This Special report updates and builds on the Australian Business Roundtable for Disaster Resilience & Safer Communities previous estimates of the costs of natural disasters with new, more comprehensive data and extends the analysis to estimate costs under different climate change scenarios. Natural disasters in Australia have devasting financial and social impact on individuals, families, local communities, businesses and governments. A deeper understanding of these costs informs better decision making around investments in resilience, mitigation and post-disaster recovery.
The key findings from the report are:
- Even under a low emissions scenario, the cost of natural disasters in Australia is estimated to increase to $73 billion per year by 2060. This is significantly higher than the $39 billion per year by 2050 reported in 2017.
- In 2020, annual average costs of natural disasters are only 0.02% larger than the low emissions scenario. But under a high emissions scenario – where emissions reach 3° Celsius above pre-industrial levels just after 2060 – the estimated costs per year are $94 billion. That represents a 29% increase relative to the low emissions scenario.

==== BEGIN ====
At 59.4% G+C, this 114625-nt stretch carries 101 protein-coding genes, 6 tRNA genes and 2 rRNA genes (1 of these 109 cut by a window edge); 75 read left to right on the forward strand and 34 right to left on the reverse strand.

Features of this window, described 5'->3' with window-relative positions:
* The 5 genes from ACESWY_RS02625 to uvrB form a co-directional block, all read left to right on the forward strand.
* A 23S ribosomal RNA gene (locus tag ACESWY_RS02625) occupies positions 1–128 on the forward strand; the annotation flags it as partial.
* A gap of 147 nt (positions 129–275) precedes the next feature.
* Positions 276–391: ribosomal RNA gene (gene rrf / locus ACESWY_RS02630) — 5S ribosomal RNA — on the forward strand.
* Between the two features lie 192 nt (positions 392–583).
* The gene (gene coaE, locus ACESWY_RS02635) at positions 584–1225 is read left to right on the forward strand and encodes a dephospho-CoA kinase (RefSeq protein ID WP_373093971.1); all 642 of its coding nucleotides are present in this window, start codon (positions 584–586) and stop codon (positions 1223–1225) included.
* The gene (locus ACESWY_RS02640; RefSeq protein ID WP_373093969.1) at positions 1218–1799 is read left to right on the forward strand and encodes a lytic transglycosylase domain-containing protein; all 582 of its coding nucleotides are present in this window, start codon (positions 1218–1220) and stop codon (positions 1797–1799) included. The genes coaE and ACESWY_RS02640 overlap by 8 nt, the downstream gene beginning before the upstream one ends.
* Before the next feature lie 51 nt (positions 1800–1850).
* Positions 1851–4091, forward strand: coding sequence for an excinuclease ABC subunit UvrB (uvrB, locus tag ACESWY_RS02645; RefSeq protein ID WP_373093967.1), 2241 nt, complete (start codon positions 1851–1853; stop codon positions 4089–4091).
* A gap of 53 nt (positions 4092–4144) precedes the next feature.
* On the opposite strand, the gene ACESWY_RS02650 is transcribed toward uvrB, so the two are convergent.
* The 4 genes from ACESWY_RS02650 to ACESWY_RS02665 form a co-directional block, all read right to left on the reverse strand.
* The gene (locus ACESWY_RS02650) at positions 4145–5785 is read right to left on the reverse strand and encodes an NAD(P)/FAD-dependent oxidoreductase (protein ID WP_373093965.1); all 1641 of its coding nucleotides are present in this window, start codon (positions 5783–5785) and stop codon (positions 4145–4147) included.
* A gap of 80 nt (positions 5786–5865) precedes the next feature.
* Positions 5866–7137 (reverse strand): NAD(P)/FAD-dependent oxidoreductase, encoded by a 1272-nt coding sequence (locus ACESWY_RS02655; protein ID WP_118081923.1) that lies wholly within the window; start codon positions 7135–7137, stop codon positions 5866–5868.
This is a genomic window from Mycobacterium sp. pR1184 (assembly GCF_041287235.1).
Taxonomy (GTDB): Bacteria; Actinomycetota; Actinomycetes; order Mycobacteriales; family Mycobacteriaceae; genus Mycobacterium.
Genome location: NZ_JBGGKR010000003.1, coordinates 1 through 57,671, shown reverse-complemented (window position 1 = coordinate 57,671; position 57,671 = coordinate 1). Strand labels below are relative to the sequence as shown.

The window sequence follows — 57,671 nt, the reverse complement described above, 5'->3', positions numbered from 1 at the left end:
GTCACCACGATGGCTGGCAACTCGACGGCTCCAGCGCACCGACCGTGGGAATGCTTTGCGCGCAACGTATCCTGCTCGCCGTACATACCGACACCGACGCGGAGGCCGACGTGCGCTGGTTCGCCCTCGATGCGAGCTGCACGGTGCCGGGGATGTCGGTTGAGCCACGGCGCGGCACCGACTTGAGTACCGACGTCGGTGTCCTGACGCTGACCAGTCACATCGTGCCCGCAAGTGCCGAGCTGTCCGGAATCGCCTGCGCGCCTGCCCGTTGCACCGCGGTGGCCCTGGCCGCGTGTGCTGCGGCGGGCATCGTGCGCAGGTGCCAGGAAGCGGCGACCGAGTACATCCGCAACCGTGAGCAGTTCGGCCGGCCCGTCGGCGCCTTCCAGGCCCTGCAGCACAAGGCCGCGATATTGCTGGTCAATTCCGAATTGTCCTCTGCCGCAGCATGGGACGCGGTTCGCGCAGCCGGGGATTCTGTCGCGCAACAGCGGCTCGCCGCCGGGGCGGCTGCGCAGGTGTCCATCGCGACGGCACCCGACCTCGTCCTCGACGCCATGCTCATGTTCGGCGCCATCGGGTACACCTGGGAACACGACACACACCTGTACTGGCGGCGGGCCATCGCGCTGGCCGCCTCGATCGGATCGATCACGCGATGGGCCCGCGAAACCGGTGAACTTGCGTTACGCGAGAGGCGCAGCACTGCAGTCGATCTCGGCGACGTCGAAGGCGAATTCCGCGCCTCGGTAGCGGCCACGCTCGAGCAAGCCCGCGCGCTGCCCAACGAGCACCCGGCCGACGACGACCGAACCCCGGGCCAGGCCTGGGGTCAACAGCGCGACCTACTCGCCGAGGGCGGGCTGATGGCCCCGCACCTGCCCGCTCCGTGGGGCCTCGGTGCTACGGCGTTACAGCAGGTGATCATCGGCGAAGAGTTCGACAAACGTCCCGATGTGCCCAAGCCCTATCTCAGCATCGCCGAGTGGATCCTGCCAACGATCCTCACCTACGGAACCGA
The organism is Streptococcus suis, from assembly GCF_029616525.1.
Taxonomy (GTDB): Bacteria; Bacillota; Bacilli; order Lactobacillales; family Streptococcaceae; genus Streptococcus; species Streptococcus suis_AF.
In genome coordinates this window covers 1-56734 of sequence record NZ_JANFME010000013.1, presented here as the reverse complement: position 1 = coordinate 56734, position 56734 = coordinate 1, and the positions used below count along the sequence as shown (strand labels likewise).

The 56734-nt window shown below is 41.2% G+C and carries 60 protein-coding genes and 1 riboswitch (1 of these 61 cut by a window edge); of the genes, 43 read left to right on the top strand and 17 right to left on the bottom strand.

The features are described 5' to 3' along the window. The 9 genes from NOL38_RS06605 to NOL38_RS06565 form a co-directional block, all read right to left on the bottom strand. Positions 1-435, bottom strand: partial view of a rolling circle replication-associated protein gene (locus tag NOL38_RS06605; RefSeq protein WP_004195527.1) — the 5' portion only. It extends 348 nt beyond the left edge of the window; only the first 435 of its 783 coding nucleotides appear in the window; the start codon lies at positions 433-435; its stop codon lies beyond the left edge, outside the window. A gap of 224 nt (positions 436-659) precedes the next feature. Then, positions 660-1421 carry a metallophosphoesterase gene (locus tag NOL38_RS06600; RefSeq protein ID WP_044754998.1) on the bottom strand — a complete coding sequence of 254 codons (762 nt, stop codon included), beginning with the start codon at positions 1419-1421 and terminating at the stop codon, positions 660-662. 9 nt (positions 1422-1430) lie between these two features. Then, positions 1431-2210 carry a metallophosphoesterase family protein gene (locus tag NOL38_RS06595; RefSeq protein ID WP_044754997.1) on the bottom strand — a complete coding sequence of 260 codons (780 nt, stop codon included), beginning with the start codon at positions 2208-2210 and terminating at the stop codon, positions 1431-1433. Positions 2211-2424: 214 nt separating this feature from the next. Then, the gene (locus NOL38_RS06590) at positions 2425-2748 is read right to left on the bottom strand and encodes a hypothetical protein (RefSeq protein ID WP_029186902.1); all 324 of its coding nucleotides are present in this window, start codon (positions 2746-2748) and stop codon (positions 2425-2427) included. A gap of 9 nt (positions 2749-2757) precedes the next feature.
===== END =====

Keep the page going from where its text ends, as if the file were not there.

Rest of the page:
- Even if a low emission scenario is achieved, the cost of natural disasters is forecast to be $1.2 trillion in cumulative costs over the next forty years.
- Two thirds of the costs from natural disasters will be in incurred in QLD and NSW over the next forty years as they become more exposed to tropical cyclones and floods, as warming oceans enable tropical cyclones to move further south.
- Costs in Melbourne and Brisbane will increase significantly, as major rivers in these cities alongside growing populations will lead to greater costs associated with flooding for Melbourne and tropical cyclones and floods for Brisbane.